Objective; Imprinting disorders (ID), such as Prader−Willi syndrome (PWS), are associated with sleep-disordered breathing (SDB). No data are available for Silver−Russell syndrome (SRS), another ID what shares clinical features with PWS, although many patients describe excessive daytime sleepiness, disturbed sleep, and snoring. The aim of this study was to characterize sleep in children with SRS and to evaluate the impact of recombinant growth hormone (rGH) therapy.
Methods: We performed a retrospective analysis of sleep recordings in 40 patients with molecularly proven SRS (methylation anomaly in 11p15 [n = 32] or maternal uniparental disomy of chromosome 7 [n = 16]). Sleep recordings were either by means of polygraphy or polysomnography (n = 16). A total of 34 patients received rGH therapy.
Results: We collected 61 sleep recordings. The mean apnea−hypopnea index (AHI) was 3.4 events/h (0−12.4), with a mean central AHI of 0.5 events/h (0−2.4). SDB was identified in 73.8% (n = 45) of the recordings and was severe in 4.9%. SDB was present in 86.4% of patients before rGH therapy and was severe in 13.6%. AHI worsened for 5 of 12 patients with sleep recordings before and after rGH therapy initiation, reaching mild impairment. The mean rGH dose was 32.3 μg/kg/(12.9−51.4), with a mean insulin-like growth factor 1 plasma level of 1.7 SDS (−1.9 to 6.6).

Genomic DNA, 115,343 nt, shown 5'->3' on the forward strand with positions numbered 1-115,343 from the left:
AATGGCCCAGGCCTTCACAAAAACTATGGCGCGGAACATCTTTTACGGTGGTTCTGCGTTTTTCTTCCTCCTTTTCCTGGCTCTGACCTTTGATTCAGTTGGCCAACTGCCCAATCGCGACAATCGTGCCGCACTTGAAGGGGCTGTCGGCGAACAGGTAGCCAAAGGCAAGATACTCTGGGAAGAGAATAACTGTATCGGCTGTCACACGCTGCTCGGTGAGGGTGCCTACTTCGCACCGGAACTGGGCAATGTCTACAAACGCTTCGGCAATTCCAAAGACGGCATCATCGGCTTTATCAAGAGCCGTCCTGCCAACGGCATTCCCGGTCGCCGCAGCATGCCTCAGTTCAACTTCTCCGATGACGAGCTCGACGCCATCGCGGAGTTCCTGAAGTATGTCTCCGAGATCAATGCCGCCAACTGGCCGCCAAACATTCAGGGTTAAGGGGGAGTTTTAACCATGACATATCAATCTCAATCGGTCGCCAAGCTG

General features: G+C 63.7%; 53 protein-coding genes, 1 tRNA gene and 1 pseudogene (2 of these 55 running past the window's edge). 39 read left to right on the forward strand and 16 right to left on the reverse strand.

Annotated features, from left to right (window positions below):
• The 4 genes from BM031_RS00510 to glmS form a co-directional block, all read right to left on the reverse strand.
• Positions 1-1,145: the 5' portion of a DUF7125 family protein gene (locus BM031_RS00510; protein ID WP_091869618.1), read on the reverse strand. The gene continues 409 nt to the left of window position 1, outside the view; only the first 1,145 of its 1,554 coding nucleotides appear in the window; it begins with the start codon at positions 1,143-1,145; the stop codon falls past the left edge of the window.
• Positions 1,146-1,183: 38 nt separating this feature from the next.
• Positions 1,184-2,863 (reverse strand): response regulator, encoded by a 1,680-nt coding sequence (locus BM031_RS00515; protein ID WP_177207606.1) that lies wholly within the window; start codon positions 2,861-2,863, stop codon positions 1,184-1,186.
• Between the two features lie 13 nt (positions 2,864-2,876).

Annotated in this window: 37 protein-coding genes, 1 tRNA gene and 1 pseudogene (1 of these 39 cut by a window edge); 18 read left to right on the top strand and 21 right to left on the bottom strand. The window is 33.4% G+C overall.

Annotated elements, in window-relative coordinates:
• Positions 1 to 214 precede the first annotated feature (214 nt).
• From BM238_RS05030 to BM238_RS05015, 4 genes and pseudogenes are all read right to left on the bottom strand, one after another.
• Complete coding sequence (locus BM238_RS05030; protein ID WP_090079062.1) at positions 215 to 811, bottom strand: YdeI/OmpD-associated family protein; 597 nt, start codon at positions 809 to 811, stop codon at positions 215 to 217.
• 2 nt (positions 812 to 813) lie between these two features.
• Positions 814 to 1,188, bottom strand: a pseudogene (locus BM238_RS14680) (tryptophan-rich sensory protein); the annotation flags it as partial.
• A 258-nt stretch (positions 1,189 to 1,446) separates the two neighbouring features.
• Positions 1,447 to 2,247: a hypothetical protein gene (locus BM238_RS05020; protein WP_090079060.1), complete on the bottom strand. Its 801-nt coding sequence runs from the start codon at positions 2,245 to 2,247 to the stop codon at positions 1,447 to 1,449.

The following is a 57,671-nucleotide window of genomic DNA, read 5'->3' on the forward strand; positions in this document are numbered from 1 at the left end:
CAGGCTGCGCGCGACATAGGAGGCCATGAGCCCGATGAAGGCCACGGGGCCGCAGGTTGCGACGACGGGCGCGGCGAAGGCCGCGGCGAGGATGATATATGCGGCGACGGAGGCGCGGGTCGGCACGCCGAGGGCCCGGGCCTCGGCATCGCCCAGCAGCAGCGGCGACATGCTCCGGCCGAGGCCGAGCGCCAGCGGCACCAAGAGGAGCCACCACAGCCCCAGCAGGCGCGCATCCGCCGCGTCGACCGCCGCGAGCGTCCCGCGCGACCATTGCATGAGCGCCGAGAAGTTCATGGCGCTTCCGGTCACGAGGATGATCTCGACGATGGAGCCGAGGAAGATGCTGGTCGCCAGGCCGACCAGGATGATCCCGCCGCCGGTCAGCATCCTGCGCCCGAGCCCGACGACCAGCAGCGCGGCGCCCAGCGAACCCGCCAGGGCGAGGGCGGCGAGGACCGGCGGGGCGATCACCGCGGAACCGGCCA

Conclusion: Most patients with SRS present with SDB with an obstructive profile, possibly explained by narrowing of the airways and lymphoid organ hypertrophy. We recommend systematic ear−nose−throat evaluation of SRS patients and polysomnography if there are clinical anomalies, preferably before initiating rGH therapy, to monitor and adapt the management of patients with SDB.